A culturally appropriate legal service specifically established to give Aboriginal children in Victoria a voice in their legal proceedings will be forced to close its doors on Friday 28 September 2018 after no ongoing funding has come forward from State or Commonwealth governments.

VALS understand that Aboriginal and Torres Strait Islander children move in and out of the child protection and youth justice systems with patchy or little legal representation.  These children often come into contact with these systems due to intergenerational trauma, substance misuse, family violence, grief and poverty.  Once they become part of these system they often rapidly move down a path of disconnected care, separation from their community and culture and perpetuate the existing cycle of loss, trauma, intermittent incarceration and disadvantage.  A VALS lawyer once heard a 16-year-old Aboriginal child in youth justice say “I’m a lost cause, aren’t I?”

That’s why in 2017 VALS launched Balit Ngulu (meaning strong voice) to ensure that no child would ever feel this way.  The integrated and culturally appropriate services provided to over 100 Aboriginal ensured that issues of client conflict where addressed, which drive Aboriginal children to need representation by non-Aboriginal legal services and private practitioners who do not have the appropriate connection to community to support the essential kinship ties necessary for Aboriginal children to thrive, particularly in times of vulnerability,” said Nerita Waight. “Sadly, many of the children represented have fallen through the cracks of familial breakdown, disconnect with culture and home instability, and require frontline legal services to maintain their rights and ensure they have a future.”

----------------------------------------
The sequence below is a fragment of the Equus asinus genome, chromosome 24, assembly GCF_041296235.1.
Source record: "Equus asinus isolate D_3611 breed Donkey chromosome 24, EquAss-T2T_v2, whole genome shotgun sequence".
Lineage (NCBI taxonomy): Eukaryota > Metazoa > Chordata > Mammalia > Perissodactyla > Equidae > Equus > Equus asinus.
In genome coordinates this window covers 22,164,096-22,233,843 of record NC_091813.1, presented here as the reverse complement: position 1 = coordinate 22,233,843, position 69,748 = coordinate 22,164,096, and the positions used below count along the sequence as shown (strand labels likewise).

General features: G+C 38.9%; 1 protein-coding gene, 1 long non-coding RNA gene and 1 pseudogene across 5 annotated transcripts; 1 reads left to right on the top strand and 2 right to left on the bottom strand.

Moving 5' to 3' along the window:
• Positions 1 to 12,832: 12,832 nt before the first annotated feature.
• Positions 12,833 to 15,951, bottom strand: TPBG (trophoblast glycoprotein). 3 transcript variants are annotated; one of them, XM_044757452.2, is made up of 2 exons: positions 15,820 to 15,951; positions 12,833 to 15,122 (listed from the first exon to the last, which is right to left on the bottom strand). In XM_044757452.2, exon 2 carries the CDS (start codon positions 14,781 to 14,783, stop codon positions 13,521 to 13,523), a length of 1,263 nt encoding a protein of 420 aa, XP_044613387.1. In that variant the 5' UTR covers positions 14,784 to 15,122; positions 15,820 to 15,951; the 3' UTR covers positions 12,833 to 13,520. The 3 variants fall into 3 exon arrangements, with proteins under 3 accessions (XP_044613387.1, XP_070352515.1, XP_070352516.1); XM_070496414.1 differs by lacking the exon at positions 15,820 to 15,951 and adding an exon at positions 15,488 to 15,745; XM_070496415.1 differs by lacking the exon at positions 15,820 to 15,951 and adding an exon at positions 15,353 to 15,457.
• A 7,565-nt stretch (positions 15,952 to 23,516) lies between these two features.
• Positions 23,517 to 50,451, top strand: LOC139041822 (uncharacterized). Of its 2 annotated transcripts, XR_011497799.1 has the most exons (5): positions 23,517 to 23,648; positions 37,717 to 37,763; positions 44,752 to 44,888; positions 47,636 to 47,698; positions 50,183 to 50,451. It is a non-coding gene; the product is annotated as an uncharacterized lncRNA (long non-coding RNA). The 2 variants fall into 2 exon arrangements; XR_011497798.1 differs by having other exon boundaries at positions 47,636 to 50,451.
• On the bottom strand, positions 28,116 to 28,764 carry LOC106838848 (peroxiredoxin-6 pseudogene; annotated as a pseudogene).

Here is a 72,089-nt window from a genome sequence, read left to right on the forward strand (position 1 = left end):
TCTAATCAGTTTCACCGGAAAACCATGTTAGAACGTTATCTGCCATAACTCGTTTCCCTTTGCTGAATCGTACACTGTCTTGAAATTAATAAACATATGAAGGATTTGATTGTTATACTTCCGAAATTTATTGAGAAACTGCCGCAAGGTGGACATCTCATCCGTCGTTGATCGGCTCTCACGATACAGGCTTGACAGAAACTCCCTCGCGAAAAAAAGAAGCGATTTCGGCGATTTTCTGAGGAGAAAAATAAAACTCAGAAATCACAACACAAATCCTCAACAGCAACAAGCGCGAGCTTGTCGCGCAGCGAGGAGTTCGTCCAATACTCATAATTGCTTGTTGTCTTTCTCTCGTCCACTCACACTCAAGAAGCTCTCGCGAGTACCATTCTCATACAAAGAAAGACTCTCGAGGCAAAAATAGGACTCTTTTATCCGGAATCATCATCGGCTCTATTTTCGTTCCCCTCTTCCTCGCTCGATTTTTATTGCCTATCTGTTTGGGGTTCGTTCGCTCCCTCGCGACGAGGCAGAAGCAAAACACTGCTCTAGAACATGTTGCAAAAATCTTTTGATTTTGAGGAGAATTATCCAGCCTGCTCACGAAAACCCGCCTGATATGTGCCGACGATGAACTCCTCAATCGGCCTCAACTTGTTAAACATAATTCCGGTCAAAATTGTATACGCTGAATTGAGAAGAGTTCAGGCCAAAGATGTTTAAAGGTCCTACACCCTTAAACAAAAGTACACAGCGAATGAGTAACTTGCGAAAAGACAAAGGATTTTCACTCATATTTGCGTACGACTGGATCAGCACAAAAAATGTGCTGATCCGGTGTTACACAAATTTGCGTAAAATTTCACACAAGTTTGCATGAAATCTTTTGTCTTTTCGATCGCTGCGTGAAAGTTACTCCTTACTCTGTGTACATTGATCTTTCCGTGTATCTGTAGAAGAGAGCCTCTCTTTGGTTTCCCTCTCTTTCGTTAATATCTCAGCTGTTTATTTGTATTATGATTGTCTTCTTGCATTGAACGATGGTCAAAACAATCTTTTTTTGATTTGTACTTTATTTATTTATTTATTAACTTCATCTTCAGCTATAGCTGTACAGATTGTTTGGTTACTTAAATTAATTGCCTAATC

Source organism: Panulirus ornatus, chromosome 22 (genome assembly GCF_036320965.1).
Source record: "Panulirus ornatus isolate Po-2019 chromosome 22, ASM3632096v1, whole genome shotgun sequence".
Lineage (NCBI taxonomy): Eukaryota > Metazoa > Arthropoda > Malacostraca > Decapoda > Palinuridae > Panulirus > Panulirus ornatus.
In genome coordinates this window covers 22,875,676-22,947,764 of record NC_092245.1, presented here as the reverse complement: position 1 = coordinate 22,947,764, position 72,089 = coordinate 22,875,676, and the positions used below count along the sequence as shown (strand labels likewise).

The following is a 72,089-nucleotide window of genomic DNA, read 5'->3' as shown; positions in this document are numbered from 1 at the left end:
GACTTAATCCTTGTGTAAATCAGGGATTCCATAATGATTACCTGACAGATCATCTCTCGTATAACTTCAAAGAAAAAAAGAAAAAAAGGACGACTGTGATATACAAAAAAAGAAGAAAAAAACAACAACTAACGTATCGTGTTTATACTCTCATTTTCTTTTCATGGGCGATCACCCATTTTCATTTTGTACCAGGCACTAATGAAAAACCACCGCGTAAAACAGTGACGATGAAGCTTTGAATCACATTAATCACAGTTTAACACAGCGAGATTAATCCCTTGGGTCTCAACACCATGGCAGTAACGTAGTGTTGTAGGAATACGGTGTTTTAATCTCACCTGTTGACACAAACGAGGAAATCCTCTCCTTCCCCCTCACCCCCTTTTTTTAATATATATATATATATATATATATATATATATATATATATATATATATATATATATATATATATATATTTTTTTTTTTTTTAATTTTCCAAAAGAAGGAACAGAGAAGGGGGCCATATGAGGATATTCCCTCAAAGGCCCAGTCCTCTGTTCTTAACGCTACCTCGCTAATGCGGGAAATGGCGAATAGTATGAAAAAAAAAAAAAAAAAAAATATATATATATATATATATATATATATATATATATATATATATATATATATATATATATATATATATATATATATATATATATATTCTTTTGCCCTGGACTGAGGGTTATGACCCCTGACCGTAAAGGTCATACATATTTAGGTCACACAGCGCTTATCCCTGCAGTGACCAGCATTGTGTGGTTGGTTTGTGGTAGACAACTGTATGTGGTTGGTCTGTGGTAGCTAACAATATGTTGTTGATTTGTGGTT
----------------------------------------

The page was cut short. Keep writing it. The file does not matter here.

VALS took a risk in establishing a service to address an emergent need, the lack of culturally appropriate legal services to children, because we couldn’t fathom why such a pivotal service would not receive funding from the State or Commonwealth government when the futures of vulnerable children were at stake. “Now with ever increasing rates of child removal and incarceration these vulnerable children need a voice, however the lack of funding for this service means I cannot promise that young person that they won’t be considered a lost cause and moved from service and service with little therapeutic support”, Nerita Waight, Acting Chief Executive Officer, of the Victorian Aboriginal Legal Service said. “Tragically whilst funding promised in the recently launched Aboriginal Justice Agreement Phase 4 addresses holistic responses to justice issues, it seems that the legal needs of Aboriginal children are being ignored.”

Where possible, the Victorian Aboriginal Legal Service is absorbing remaining clients and staff into its practice. Ms Waight said VALS would continue the fight to secure ongoing funding for an Aboriginal specific children’s legal service. “We know our children deserve legal services that respect their cultural needs as much as advocate for their legal rights. Children need to be nurtured and supported to reach their full potential, not punished for circumstances beyond their control.”

MEDIA CONTACT: Kirsten Stewart (03) 9418 5999

To determine eligibility VALS will: